Friday, February 15, 2013

SOS: Single Strand Knots

April 2012
My first relaxer stretch was painful. Every.wash.day. And that's putting it nicely. Then, in the Spring of 2011, I tex-laxed for the first time after stretching  for 5 months. Yep. 5 whole months, 20 weeks, 100 days. When I think back to those days now--I still shudder. Still fresh in my memory are the massive tangles that I would go to war with every wash day. These weren't your ordinary-run-of-the-mill tangles--that I was accustomed to while my hair was relaxed bone straight every other month. No sir, I'm talking about dozens of matted tightly curled new growth entangled and intertwined with my bone straight ends plus shed hairs throughout my entire head. It was a nightmare. There were a couple times when I would sit on the floor of my bathroom for hours upon hours with a bottle of conditioner on left and coconut oil on the right carefully using both to slowly work through each matted clump of hair. While it was a great exercise to test my patience and tone my arms. I never  (sola que nunca would be entirely too soon) ever ever ever ever never wanted to deal with those monsters again. Today, I'm thankful for that tremulous time. Why? You ask. Well, my last wash day was almost a complete fail because: THEY'RE BACK!!! My enemies have reared their ugly heads once again. Luckily, I (and you) have a plan of action to first reduce and second prevent silly single strand knots from driving us batty.

Although completely eliminating single strand knots is basically impossible, after that first stretch, I sat down and brainstormed ways to keep them at bay. Here's what I came up with: 
  1. Ten Paciencia Mamita (Have Patience). You'll never know the meaning of patience until you are plagued with gazillions of large single strand knots every time you wash. And since scissors are the very last resort--the only way out is to go through layer by layer slowly and methodically detangling each knot. I've found that being rid of these knots are much easier on my dry hair than on wet hair--simply because my wet hairs are far more prone to breakage. 
  2. Thorough Daily Detangling. Although I (thought that) was detangling my hair throughout the week, I often ignored my roots. The shed hairs would catch near the line of demarcation and hangout for a while. Throughout the week, I had more the hairs coiling up around themselves thus forming huge knots. I didn't think to gently uncoil/stretch my roots out then take the time to tackle, unravel the knot, and simply ditch the shed hairs. Duh!
  3. Everything in sections. From detangling to styling. I now know that everything works better in sections. During my first stretch, I had the unfortunate habit of rubbing shampoo into my hair. This was completely and utterly counterproductive. Why detangle before shampooing only to rub all the strands back together while trying to work the hair into a lather creating friction and you guessed it--more knots. Now I rub a quarter size amount of shampoo  between my hands to work into the thick later that I love. Then massage with as little focus on the length of my hair and concentrated cleansing on my scalp--where the shampoo is actually needed. I've also diluted shampoo in an applicator bottle then squeezed only on my scalp in sections.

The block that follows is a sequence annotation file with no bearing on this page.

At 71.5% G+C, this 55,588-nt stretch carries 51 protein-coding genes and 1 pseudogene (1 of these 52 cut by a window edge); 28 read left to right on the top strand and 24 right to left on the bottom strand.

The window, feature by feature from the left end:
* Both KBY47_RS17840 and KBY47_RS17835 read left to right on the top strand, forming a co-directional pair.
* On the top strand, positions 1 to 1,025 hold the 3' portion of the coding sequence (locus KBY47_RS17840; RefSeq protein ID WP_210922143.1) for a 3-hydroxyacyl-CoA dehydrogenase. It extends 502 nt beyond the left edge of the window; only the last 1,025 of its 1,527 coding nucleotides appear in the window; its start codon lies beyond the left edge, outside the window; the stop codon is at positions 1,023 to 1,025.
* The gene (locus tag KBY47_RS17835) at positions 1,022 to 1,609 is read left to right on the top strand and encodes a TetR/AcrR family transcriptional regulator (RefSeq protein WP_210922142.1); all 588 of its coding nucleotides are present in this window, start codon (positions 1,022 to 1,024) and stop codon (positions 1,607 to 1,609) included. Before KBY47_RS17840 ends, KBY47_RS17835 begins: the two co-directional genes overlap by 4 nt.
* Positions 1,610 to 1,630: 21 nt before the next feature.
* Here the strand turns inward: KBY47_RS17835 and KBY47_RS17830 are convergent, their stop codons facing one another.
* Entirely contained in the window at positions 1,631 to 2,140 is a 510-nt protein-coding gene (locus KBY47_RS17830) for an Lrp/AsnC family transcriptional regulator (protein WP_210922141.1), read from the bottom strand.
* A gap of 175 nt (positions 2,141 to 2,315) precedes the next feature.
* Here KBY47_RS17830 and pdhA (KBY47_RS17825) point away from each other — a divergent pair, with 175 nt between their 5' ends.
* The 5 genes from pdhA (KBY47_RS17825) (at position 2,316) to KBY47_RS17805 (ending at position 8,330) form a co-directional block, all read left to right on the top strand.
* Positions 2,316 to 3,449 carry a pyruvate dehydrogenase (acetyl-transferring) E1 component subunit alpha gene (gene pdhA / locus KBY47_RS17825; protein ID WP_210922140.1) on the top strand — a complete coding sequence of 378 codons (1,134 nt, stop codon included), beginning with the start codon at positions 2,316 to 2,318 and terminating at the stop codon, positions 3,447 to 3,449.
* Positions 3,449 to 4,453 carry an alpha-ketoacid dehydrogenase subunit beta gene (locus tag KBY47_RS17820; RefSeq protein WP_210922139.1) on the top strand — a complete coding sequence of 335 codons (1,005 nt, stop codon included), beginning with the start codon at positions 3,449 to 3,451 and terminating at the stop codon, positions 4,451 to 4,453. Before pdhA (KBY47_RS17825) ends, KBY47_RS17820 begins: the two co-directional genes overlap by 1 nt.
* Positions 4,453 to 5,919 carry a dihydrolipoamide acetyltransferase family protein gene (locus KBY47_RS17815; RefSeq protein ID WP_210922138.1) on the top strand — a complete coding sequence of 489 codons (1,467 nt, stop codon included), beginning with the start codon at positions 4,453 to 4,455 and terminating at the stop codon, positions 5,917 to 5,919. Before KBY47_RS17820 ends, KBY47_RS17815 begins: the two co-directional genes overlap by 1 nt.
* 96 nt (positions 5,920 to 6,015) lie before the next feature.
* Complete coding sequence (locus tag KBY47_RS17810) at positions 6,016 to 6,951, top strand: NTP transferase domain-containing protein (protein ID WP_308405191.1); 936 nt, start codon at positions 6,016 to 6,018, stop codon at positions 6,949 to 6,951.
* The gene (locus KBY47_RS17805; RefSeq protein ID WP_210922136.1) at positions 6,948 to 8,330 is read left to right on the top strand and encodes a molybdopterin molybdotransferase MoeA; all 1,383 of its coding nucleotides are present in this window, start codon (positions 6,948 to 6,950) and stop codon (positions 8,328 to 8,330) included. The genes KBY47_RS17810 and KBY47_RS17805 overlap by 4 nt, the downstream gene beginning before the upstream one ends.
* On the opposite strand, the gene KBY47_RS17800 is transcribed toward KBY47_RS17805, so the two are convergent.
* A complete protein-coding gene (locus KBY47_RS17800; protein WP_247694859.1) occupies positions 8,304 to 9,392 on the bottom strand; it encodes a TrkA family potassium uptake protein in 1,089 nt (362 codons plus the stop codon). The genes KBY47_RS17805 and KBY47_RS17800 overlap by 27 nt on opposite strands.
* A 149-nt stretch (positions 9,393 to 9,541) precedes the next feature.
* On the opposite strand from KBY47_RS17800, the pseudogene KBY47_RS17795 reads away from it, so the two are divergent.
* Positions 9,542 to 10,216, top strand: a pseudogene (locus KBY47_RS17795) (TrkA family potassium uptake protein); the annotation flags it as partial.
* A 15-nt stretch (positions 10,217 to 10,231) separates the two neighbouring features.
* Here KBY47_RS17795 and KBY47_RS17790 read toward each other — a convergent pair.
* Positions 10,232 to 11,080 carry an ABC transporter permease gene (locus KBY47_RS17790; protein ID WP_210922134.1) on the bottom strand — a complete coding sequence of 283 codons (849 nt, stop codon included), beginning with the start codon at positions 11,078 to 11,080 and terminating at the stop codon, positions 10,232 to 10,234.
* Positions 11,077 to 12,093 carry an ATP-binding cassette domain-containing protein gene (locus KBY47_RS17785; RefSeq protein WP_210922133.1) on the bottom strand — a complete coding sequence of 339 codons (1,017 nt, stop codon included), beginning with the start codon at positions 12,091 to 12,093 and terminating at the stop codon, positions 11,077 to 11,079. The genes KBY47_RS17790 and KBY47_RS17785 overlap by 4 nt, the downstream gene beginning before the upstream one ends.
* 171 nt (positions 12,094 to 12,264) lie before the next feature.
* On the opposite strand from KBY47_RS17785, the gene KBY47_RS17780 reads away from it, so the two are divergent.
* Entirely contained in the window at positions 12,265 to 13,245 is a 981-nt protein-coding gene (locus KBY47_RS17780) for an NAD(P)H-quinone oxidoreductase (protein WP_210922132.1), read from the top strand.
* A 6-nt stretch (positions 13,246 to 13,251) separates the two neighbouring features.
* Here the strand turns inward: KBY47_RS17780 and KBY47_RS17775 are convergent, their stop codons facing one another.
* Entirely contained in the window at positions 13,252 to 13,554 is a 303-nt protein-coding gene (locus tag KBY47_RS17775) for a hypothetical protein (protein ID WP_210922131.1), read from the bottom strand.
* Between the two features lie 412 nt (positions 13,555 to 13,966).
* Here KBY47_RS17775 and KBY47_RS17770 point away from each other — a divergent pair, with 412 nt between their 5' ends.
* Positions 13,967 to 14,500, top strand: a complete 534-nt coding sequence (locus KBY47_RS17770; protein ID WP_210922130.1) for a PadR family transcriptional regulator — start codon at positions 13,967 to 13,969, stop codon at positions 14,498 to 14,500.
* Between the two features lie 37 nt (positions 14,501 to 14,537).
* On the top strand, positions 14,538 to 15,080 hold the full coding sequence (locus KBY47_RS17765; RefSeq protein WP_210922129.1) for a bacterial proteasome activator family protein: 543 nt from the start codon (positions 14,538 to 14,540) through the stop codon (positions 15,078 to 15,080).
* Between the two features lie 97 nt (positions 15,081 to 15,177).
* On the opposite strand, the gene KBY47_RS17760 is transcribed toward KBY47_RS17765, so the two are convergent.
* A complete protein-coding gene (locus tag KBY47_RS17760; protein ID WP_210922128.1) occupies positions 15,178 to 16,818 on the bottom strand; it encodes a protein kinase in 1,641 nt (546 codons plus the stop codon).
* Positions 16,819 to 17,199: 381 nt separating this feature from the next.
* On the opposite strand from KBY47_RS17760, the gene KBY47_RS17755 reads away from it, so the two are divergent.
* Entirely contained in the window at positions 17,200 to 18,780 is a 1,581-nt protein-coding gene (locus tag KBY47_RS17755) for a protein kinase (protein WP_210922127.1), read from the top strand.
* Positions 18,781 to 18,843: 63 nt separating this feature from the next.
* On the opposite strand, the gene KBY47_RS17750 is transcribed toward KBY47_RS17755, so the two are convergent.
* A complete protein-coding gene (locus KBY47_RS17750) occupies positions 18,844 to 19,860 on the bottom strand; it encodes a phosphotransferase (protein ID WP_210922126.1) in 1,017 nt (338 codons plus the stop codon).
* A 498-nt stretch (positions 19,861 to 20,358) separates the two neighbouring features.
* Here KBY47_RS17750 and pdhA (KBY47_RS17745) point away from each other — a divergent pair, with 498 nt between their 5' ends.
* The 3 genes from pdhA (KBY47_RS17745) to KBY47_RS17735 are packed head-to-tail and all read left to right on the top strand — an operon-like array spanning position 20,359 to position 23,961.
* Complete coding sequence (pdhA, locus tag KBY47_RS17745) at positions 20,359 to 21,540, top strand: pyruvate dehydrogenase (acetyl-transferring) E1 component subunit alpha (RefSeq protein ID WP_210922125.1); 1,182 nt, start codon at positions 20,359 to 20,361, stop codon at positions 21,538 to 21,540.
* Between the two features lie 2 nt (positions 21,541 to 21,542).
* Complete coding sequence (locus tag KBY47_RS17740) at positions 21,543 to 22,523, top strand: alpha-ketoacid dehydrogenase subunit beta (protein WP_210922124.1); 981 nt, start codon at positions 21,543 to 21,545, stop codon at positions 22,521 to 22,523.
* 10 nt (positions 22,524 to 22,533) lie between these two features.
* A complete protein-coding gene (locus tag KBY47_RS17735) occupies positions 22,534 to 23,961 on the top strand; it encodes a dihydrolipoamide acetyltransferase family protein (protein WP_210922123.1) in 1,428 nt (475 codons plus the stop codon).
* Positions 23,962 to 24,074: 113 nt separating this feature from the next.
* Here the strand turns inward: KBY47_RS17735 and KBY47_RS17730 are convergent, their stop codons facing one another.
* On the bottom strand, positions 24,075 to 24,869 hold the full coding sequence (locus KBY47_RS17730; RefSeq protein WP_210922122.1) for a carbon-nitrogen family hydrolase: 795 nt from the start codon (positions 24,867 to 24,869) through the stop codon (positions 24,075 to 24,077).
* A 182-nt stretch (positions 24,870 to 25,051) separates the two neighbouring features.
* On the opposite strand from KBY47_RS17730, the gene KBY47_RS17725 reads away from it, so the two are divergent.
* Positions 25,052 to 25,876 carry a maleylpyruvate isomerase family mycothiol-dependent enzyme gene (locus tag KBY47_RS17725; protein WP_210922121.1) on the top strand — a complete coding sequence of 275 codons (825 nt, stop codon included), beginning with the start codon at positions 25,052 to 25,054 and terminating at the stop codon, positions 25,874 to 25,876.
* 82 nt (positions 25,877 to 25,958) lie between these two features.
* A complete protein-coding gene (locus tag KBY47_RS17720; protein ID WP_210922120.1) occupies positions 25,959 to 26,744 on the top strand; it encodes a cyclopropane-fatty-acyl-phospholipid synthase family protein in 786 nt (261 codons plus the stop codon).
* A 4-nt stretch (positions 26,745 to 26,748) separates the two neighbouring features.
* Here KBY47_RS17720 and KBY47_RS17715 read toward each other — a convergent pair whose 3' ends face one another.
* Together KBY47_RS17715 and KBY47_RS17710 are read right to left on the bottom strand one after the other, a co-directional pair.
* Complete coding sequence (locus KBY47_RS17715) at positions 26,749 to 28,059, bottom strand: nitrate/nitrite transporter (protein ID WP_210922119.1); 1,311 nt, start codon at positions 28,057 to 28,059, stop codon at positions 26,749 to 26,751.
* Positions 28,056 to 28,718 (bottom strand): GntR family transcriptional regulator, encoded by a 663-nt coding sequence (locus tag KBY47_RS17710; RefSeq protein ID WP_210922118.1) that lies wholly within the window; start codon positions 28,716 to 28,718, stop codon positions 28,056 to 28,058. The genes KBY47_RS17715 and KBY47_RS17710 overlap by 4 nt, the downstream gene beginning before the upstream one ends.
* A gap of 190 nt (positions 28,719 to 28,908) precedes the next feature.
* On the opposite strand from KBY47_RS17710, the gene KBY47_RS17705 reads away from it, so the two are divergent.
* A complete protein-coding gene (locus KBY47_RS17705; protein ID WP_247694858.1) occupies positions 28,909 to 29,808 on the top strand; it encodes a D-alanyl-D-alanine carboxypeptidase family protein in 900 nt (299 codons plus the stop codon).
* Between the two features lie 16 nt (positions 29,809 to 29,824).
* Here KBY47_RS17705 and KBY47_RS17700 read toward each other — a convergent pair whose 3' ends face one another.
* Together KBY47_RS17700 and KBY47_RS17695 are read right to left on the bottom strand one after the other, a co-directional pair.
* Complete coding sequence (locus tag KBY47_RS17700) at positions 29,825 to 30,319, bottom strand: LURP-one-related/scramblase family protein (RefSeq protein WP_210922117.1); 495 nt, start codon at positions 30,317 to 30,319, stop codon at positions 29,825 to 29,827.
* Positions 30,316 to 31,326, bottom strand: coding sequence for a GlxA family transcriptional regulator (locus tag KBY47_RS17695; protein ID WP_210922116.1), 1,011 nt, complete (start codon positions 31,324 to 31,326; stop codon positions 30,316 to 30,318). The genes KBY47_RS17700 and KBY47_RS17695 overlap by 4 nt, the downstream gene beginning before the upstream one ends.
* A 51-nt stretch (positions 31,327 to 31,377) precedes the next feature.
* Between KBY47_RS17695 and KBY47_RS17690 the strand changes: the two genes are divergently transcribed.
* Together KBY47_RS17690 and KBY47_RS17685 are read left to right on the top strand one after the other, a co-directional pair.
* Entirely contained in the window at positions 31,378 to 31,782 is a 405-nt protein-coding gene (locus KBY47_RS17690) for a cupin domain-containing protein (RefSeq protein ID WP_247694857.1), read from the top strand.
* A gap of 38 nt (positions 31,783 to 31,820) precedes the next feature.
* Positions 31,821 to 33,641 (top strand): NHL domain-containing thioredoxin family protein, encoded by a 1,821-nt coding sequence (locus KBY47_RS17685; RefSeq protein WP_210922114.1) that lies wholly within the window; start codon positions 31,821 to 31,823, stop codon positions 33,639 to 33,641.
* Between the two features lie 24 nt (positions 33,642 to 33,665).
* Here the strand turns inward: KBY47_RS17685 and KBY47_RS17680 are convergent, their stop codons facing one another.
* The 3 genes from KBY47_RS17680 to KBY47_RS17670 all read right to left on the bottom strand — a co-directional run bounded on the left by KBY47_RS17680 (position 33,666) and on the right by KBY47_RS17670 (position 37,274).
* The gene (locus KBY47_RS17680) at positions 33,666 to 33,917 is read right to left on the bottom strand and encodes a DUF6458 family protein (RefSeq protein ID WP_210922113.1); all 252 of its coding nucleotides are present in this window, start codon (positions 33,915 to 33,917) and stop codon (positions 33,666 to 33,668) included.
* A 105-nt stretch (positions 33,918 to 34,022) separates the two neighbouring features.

4. Trim if necessary. Oh the dreaded "T" word! When you start to notice knots closer to the end of your hairs, it could be that a trim is in order. Rough, dry, thin, and damaged ends easily attach themselves itself to other strands wrapping around and creating knots. Try micro trimming with very sharp scissors to be rid of split ends then be sure to keep your hair especially the roots and ends moisturized, sealed and protected from the elements. 
  5. Rethink your styling choices. The curlier the style--the more knots I found. Weird right? Well not so much if you think about it like this: What's number 1 thing that you can do to kill a perfect braid out, bantu set, or wash-n-go? Combing it! So I didn't. Big mistake. Enough said about not detangling.
Old Ben Franklin said it best "An ounce of prevention is worth a pound of cure." With Spring getting ready to knock on our doors, I'm getting excited about unleashing my curls, but not without preparing myself today to prevent a setback's tomorrow

How do you prevent single strand knots?

Un mil besitos

KLP

2 comments:

  1. Excellent post! And at least you know what the cause of your "setback" was, that is the most important thing for prevention!

    ReplyDelete

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